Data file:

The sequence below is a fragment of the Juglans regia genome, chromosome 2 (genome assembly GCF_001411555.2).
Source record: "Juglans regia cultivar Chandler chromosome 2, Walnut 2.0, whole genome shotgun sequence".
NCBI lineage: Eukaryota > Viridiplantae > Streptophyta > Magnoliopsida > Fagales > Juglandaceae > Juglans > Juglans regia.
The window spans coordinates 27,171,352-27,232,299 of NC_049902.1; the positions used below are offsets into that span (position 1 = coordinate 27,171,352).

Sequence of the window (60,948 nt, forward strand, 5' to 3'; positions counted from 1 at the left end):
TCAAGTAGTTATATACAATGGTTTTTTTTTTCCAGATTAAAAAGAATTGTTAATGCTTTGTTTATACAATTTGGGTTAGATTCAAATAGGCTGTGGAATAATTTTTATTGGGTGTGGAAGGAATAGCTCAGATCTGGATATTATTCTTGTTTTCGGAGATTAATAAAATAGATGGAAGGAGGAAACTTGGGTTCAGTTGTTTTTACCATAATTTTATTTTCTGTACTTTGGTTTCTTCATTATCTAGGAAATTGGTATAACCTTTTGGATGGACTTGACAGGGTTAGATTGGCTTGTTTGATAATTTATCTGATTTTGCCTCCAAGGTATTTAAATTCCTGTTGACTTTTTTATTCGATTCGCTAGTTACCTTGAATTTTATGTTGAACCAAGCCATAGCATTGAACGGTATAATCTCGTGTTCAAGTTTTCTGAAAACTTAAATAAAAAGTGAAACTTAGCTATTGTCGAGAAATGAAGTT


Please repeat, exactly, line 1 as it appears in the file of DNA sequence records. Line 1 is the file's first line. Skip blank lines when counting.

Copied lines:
The sequence below is a fragment of the Juglans regia genome, chromosome 2 (genome assembly GCF_001411555.2).